The Dark Side of Florida’s Most Famous Retirement Community

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Some Kind of Heaven, 2021
Some Kind of Heaven, 2021(Film still)

Director Lance Oppenheim shares the story of his directorial debut, Some Kind of Heaven, which explores the strange reality of The Villages – Florida’s famed retirement community

“I grew up in South Florida and The Villages are in central Florida. Any time there was a slow news day my local newspaper would print the most outrageous headlines from The Villages,” says Lance Oppenheim on his initial encounter with the famed retirement community and the subject of his directorial debut, Some Kind of Heaven. “When I was in middle school there was a myth about the high rate of STDs and the papers got a real kick out of it, lampooning and judging the residents for their more hedonistic ways of living.”

Commonly referred to as a “Disneyland for seniors”, today The Villages has over 130,000 residents, and between 2010 and 2017 was the fastest growing metropolitan area in the United States. With a wide variety of sports clubs and social activities on offer, manicured lawns and Hockney-blue pools, it reads as a nirvana-like holiday camp for the over-55s. For Oppenheim, who’d previously directed Meet the Happiest Guy in the World – a ten-minute short film about Mario Salcedo, a sexagenarian who lives on cruises – it provided a further glimpse into worlds unknown; a deeper dive into the boomers choosing to divorce themselves from society and reject their proposed reality.

“The first question that came to my mind was if you’re in that Peter Pan-space, if you’re returning back to your youth and the desire is to live there, do the problems of your youth also follow you?” says Oppenheim. “No matter how many activities you join, what happens when reality intrudes and your Truman Show boat hits a wall? What happens when the dream becomes a nightmare, when you don’t find your footing in the fantasy and you’re not having the best time of your life?”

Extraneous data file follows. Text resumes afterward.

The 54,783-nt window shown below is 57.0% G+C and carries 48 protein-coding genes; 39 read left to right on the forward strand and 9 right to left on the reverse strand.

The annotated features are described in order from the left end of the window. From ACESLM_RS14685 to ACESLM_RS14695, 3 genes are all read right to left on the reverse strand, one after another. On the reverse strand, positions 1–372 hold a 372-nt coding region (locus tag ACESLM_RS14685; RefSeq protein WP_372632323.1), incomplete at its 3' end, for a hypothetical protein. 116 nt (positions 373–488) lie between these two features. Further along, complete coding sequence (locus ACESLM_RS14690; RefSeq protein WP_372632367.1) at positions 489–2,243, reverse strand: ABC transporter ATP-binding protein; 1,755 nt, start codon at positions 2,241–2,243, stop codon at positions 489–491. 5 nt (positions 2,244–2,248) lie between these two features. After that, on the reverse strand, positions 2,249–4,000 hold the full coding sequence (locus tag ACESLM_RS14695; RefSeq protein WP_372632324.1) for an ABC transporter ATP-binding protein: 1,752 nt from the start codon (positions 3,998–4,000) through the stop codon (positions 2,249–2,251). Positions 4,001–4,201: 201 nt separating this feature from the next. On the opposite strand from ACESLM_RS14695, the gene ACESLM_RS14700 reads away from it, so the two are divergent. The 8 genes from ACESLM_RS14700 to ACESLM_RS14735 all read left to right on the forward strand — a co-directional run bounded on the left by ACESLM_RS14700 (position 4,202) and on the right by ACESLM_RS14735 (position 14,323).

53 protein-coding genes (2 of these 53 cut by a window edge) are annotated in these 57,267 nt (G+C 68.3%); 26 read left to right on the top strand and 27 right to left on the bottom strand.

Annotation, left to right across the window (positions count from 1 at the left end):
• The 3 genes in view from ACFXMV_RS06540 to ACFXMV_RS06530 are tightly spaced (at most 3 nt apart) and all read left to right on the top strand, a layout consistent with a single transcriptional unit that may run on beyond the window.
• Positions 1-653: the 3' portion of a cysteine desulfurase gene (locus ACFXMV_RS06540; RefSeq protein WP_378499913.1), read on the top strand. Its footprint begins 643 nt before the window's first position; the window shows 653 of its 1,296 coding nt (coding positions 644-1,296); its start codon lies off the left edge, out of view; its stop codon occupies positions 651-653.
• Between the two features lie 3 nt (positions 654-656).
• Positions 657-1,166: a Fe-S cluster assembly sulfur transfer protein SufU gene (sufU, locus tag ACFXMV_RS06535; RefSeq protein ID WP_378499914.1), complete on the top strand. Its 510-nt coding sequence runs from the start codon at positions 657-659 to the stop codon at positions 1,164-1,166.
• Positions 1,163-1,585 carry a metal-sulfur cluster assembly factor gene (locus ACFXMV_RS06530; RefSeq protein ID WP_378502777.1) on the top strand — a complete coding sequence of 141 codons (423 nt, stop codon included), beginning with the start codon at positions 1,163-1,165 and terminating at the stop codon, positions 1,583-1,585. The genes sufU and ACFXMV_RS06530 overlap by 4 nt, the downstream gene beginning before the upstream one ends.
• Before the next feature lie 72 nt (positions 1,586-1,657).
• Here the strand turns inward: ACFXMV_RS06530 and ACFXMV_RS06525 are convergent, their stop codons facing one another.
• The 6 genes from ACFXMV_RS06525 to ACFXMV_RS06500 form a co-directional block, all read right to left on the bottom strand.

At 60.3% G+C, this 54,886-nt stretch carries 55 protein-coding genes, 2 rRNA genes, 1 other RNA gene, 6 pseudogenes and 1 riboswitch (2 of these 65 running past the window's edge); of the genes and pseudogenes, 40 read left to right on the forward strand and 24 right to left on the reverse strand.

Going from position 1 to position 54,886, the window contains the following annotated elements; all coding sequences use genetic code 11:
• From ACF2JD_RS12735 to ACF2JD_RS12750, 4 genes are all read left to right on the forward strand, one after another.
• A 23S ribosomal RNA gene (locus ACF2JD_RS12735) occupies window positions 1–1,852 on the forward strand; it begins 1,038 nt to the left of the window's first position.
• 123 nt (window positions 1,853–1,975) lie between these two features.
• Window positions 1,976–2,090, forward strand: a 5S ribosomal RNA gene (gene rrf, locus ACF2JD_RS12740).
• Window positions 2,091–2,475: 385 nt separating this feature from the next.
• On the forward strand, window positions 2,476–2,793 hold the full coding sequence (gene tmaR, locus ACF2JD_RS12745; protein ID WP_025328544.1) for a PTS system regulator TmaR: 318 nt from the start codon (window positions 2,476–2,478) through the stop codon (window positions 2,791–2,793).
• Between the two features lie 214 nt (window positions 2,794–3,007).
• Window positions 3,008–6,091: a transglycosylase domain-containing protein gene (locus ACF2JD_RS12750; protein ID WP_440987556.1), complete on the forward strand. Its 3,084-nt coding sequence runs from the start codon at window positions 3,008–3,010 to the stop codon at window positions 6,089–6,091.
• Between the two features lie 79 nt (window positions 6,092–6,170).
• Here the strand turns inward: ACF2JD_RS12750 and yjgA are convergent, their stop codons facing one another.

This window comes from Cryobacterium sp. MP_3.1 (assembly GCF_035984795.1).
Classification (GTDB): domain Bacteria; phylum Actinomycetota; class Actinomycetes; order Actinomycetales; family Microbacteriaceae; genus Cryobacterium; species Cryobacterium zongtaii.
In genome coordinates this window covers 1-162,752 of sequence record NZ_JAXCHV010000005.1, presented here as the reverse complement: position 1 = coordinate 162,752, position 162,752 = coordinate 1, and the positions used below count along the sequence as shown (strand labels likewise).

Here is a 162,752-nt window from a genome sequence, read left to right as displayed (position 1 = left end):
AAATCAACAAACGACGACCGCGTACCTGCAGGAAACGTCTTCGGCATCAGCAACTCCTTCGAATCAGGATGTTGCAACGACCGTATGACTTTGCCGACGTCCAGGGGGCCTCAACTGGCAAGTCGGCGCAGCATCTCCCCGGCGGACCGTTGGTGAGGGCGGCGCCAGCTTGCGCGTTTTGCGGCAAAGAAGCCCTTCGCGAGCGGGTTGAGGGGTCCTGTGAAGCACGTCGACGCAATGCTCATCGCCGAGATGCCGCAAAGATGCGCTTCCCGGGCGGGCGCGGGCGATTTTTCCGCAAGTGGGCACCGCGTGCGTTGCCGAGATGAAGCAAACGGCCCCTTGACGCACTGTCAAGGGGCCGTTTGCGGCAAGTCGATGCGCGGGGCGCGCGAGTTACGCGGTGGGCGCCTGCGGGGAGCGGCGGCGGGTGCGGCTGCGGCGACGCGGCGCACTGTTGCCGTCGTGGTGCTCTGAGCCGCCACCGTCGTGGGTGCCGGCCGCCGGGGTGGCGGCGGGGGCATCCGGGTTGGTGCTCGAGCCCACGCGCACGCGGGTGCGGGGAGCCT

Some Kind of Heaven unpacks three versions of an answer. In Barbara, we meet a widow whose late husband pushed for their move to The Villages. The only resident here who’s still working, financially she can’t leave and so she tries to entertain new relationships. Elsewhere are Reggie and Anne: married for 50 years, Reggie’s began experimenting with drugs and exploring a new lifestyle, meaning their commonalities have minimised. And finally Dennis, not officially a resident, who is living out of a van while he searches for “a nice looking lady with some money”. “We were filming with other people but as the process went on, I was really prioritising the stories from people who actively had conflict in their life,” says the director.

His leads he met at a drama club, on a dancefloor and outside Panera Bread respectively, but Oppenheim’s first sense of The Villages’ ulterior side arose when he rented a room via Airbnb. “I found this listing with these two retired rodeo clowns; I moved in and got to know them pretty well. It was nice, they had a lot of friends and were formally a part of a lot of clubs. I later learned the reason they retired from most of the activities in The Villages was that the wife had leukaemia and they were trying to pay her medical bills, so it was that immediate clash – something that seems initially humorous and amusing totally change and [feel] surreal. The fact that these folks were clowning all the time was cool to me, and then the sad reality of this life and sickness and death, catching up with you.”